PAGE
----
The Girl on the Train


by Paula Hawkins


Riverhead Books


Reader Appeal: Adults and Mature Teens


Genre: Suspense


PopFam Rating: B+


Honestly, I’d never heard of The Girl on the Train until my husband shoved it in my face and said, ‘Here, you like thrillers. You’ll probably like this one too.” So when I went on a business trip shortly after, I took it along. While I was reading it on the plane, I noticed that the woman across the aisle from me was reading it too. Hmm. That made me even more curious to find out what this book was all about. Here’s the plot in a nutshell:


Rachel is “the girl on the train.” Every day she boards the same commuter train, morning and night, and rides past a neighborhood of normal suburban homes. And, since commuter train rides are inherently boring, she starts to make up stories about the people she sees living in these absolutely normal homes. For instance, she keeps an eye on the couple who always seem to eat breakfast together on their deck. She likes them, she even names them “Jess” and “Jason.” Then one day while riding the train, Rachel see something unexpected, something criminal. The police call her an “unreliable” witness, and so it’s up to Rachel to find out the truth.


After reading the book I was glad it was forced on me! I thought it was clever the way the author “mis-tells” the story through drunken memories, giving real clues and red herrings along the way. I wasn’t sure what to expect, and the story kept surprising me. The way it was written made you think you could figure out the “whodunit,” but then I’d get another bit of information and realize I didn’t know the first thing about who did it after all.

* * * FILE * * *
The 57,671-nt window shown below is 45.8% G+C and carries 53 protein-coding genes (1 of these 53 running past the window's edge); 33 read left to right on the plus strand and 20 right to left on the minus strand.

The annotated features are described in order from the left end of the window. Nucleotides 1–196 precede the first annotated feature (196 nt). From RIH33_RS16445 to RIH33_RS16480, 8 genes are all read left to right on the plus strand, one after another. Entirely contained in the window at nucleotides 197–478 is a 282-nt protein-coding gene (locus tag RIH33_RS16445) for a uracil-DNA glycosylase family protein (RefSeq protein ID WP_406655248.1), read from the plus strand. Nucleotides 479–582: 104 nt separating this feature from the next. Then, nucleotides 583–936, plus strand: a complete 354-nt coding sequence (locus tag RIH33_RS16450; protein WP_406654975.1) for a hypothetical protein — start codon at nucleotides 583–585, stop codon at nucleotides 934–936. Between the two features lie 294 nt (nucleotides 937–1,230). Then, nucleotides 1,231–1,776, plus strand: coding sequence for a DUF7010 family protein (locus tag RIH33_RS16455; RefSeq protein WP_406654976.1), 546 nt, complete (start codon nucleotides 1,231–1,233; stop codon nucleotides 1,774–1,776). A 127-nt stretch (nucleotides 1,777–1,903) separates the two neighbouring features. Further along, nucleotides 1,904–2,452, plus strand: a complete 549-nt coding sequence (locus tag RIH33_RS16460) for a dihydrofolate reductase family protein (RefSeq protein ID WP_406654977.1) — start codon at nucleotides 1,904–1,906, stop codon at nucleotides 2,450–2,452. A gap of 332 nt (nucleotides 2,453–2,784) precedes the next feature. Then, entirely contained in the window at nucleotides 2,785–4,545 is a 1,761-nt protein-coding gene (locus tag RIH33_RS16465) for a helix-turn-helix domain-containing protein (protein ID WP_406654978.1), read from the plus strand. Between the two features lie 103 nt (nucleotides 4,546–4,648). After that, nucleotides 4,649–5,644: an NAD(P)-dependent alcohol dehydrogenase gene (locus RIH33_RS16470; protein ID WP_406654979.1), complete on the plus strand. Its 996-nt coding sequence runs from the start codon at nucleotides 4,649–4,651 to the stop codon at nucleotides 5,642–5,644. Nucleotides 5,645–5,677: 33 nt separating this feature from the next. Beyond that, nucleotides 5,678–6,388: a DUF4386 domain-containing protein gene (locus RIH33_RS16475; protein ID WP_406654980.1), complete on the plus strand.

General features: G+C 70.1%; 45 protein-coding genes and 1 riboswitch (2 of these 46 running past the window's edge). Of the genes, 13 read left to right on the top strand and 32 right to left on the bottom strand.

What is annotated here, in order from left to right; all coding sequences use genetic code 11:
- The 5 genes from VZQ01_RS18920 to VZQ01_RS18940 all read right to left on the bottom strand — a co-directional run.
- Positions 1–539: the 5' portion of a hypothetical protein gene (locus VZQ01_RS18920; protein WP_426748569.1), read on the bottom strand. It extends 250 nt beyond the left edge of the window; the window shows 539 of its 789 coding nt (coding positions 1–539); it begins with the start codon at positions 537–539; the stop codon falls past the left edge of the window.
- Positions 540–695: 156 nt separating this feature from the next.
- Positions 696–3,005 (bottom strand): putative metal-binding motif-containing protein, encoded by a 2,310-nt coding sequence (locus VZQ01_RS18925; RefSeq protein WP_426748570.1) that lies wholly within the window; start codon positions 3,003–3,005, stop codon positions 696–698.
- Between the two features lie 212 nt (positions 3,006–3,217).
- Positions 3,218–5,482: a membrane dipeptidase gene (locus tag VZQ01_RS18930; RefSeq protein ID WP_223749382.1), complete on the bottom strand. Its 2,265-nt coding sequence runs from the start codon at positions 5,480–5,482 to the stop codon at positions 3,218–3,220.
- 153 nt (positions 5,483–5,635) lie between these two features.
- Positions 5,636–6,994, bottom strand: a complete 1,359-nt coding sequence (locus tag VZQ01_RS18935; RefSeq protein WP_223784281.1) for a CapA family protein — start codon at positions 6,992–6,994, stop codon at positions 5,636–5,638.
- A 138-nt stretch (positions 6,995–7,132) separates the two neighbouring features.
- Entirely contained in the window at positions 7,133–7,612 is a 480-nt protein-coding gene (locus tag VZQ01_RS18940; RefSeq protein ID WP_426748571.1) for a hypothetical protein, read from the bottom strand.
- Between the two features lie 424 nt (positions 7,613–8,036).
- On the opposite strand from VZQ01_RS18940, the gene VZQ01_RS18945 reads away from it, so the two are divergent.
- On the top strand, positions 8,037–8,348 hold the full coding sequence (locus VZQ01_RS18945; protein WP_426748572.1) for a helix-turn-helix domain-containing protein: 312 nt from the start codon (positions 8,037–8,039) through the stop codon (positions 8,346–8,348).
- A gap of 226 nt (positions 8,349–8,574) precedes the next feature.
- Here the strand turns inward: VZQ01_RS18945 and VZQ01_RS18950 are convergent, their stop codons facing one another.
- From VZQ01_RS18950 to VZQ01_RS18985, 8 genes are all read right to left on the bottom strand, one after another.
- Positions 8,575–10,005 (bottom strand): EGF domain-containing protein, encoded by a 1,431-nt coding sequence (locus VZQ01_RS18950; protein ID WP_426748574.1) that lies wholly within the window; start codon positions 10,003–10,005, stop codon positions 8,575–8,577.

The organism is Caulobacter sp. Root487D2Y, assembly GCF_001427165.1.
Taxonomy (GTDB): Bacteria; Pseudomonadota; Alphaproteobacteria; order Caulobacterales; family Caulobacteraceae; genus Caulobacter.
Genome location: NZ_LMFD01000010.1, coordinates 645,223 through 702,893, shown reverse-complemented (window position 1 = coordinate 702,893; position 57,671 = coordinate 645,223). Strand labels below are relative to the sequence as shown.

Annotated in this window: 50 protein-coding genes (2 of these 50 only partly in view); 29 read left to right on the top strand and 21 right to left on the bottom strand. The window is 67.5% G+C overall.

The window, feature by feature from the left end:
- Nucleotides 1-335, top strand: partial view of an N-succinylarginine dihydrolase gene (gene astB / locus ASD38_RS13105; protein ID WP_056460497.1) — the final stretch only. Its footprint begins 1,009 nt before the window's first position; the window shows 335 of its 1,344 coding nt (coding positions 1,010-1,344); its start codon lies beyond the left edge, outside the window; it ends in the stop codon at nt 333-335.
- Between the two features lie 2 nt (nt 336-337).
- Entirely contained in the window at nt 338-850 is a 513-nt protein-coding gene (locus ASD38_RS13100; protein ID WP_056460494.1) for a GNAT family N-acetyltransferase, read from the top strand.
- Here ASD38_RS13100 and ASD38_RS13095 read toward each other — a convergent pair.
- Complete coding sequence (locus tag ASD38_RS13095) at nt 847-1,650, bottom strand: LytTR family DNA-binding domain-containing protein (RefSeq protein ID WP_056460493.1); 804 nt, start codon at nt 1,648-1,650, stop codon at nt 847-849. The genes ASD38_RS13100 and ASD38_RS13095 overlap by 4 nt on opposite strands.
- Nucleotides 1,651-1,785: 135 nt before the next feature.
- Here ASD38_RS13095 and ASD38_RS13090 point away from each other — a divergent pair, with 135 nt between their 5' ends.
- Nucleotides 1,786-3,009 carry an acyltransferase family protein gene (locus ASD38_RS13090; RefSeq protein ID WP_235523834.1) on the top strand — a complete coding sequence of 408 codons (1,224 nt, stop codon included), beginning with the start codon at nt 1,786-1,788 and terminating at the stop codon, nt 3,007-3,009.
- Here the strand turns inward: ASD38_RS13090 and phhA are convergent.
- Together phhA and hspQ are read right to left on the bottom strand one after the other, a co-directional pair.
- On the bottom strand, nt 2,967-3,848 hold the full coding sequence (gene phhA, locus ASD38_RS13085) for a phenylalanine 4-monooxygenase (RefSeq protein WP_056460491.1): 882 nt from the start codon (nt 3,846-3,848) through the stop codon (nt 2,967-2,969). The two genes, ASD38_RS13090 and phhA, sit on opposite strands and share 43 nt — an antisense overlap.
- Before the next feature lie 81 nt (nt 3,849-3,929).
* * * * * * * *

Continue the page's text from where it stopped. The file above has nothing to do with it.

In addition to the misdirection of the plot, I enjoyed the multi-viewpoint narration perspective. There were three main narrators—all women—and they all told different parts of the interweaving story. The main character, Rachel, was both deeply flawed (a struggling alcoholic) yet surprisingly appealing. It was interesting to picture this woman who rides the train to London every day and makes up stories about the people she sees out the window. When she witnessed something that didn’t fit with her own made-up stories, which turned into a real mystery of a woman who is missing, or maybe murdered. Definitely kept me turning pages!


One thing that made the book a challenge to read was the conflicting timelines for each character. Each of the three narrators—Rachel, Megan, and Anna—tells her part of the story in a different timeline, and though the date stamps that begin each chapter are helpful, sometimes I got confused about what was happening when.


Parents should know that The Girl on the Train is not graphically explicit, but all the main characters do live out some form of self-destructive habits, like extreme alcoholism or casual sex. The author doesn’t glorify these habits, but they are a key part of the plot and parents should be prepared to talk about these issues with teens or other family members who read the book.


Overall, I enjoyed The Girl on the Train and was glad my husband forced me to read it. Though not appropriate for everyone, people who like suspense and figuring out a good mystery will find this one a good travel companion.




Tags: Paula Hawkins,Thriller,Tess Gerritsen, New York Times Bestseller


Note: All product-related graphics in this article are standard publicity/promotional shots and are owned by their respective publisher.

Reprint an Article - Free